The price of oil rose Thursday on positive economic news from the U.S. and China.
Benchmark oil gained 92 cents to $96.15 a barrel on the New York Mercantile Exchange in morning trading.
There are signs that oil demand is picking up in China. HSBC’s monthly purchasing managers’ index, which gauges manufacturing activity in China, rose for the fifth consecutive month in January to 51.9 from December’s 51.5. Readings above 50 indicate expansion. More manufacturing means more energy consumption, which should push oil prices higher.
In the U.S., the number of Americans applying for unemployment benefits fell last week to the lowest level in five years, evidence that employers are cutting fewer jobs and may step up hiring.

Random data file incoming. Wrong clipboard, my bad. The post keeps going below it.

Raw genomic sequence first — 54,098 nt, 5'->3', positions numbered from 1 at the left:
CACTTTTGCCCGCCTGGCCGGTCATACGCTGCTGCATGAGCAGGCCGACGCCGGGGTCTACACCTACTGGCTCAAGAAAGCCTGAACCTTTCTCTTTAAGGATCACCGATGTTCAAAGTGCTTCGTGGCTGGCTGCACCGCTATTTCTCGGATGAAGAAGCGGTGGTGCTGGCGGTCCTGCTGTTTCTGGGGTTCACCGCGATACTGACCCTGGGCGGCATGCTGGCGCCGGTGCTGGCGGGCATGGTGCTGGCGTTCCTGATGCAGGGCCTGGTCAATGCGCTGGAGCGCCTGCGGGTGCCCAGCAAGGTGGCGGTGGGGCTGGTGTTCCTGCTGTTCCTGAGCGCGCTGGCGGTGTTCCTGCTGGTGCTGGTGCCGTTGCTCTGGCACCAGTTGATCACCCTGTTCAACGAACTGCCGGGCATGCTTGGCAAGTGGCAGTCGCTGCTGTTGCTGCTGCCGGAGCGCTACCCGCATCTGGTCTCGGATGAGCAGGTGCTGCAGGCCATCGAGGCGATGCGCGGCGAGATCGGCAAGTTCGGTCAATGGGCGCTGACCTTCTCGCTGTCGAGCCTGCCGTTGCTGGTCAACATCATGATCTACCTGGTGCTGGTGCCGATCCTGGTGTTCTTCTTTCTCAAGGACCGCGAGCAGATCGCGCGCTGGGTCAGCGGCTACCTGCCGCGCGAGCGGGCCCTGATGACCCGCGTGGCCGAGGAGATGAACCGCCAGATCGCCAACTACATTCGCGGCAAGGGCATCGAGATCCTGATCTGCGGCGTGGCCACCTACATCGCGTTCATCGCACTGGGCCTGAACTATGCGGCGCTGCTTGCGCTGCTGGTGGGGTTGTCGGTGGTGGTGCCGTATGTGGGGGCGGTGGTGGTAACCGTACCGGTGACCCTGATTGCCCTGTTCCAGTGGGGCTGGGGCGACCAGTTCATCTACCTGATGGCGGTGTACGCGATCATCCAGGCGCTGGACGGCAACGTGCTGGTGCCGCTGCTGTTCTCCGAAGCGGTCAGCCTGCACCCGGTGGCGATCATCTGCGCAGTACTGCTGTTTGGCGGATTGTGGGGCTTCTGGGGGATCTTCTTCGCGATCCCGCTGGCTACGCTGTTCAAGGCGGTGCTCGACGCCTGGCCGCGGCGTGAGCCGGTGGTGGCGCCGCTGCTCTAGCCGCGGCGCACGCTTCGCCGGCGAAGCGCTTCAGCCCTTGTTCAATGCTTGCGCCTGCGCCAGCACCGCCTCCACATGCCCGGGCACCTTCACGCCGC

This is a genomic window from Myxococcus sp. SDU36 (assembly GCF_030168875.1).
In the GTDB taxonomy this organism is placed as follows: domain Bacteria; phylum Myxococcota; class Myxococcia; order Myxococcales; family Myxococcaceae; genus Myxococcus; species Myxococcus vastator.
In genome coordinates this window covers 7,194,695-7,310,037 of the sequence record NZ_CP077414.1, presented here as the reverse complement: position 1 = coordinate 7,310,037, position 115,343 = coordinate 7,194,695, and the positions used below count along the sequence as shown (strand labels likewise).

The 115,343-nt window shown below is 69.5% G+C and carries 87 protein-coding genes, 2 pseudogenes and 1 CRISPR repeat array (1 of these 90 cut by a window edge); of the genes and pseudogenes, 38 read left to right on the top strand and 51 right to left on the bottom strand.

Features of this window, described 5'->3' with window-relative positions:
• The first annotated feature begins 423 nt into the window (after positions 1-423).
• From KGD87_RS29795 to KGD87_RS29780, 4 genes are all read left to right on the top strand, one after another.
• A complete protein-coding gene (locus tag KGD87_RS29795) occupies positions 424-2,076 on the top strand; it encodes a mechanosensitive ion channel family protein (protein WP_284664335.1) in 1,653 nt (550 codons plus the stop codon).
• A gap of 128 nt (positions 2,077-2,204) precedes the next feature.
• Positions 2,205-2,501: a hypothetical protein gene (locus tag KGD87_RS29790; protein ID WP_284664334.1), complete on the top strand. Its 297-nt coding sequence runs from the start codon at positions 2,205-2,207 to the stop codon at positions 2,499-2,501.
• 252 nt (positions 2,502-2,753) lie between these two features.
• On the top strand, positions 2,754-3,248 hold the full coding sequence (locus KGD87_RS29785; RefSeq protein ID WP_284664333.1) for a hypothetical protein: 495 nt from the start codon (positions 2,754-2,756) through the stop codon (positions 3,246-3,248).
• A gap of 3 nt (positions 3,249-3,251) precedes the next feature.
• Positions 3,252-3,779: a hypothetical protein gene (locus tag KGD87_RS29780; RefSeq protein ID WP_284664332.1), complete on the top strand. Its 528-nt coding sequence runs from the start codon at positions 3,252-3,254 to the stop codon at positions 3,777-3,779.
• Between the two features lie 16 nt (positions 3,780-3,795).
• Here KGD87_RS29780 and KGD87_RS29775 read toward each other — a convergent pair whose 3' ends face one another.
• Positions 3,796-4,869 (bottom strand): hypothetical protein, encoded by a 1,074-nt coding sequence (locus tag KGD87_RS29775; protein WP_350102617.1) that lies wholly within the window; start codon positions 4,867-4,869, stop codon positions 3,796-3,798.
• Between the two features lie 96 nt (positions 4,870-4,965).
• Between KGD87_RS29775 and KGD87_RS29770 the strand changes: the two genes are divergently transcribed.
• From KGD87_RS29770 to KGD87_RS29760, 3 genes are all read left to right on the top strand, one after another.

Drivers doing the daily commute to work saw pump prices rise slightly overnight to an average of $3.32 a gallon. That’s up 3 cents from a week ago.
The Energy Information Administration said oil supplies rose 2.8 million barrels last week, more than analysts expected. That pushed oil stockpiles to 363.1 million barrels, up 8.5 percent from year-ago levels. But gasoline supplies dropped by 1.7 million barrels as demand rose, according to the Energy Department’s statistical arm. Analysts had been expecting an increase.
On Wednesday, oil dropped by $1.45 per barrel after crude shipments through the Seaway pipeline from Cushing, Okla., to refineries on the Gulf Coast had to be cut to less than half because of limited capacity.
Brent crude, used to price international varieties of oil, rose 53 cents to $113.33 per barrel on the ICE Futures exchange in London.
In other energy futures trading on Nymex:
n Wholesale gasoline lost 2 cent to $2.87 per gallon.
n Natural gas fell 7 cents to $3.48 per 1,000 cubic feet.
n Heating oil added a penny to $3.08 a gallon.